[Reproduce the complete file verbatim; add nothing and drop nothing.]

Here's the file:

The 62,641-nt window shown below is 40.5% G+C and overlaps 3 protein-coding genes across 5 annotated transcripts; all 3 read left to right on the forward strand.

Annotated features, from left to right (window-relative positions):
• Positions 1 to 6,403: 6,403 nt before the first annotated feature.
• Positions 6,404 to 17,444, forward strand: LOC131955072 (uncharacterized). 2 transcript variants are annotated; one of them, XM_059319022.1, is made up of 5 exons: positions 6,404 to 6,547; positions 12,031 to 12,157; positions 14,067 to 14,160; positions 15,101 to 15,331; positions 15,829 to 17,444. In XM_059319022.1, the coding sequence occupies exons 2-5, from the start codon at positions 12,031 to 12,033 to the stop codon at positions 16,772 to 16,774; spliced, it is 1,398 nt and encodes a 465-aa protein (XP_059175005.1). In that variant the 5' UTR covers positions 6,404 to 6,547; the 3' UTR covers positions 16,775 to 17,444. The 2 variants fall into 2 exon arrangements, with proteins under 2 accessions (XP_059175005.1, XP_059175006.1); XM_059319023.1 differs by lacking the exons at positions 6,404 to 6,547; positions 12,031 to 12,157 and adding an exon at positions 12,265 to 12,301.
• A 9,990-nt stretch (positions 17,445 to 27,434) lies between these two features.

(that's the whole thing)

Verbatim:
The 62,641-nt window shown below is 40.5% G+C and overlaps 3 protein-coding genes across 5 annotated transcripts; all 3 read left to right on the forward strand.

Annotated features, from left to right (window-relative positions):
• Positions 1 to 6,403: 6,403 nt before the first annotated feature.
• Positions 6,404 to 17,444, forward strand: LOC131955072 (uncharacterized). 2 transcript variants are annotated; one of them, XM_059319022.1, is made up of 5 exons: positions 6,404 to 6,547; positions 12,031 to 12,157; positions 14,067 to 14,160; positions 15,101 to 15,331; positions 15,829 to 17,444. In XM_059319022.1, the coding sequence occupies exons 2-5, from the start codon at positions 12,031 to 12,033 to the stop codon at positions 16,772 to 16,774; spliced, it is 1,398 nt and encodes a 465-aa protein (XP_059175005.1). In that variant the 5' UTR covers positions 6,404 to 6,547; the 3' UTR covers positions 16,775 to 17,444. The 2 variants fall into 2 exon arrangements, with proteins under 2 accessions (XP_059175005.1, XP_059175006.1); XM_059319023.1 differs by lacking the exons at positions 6,404 to 6,547; positions 12,031 to 12,157 and adding an exon at positions 12,265 to 12,301.
• A 9,990-nt stretch (positions 17,445 to 27,434) lies between these two features.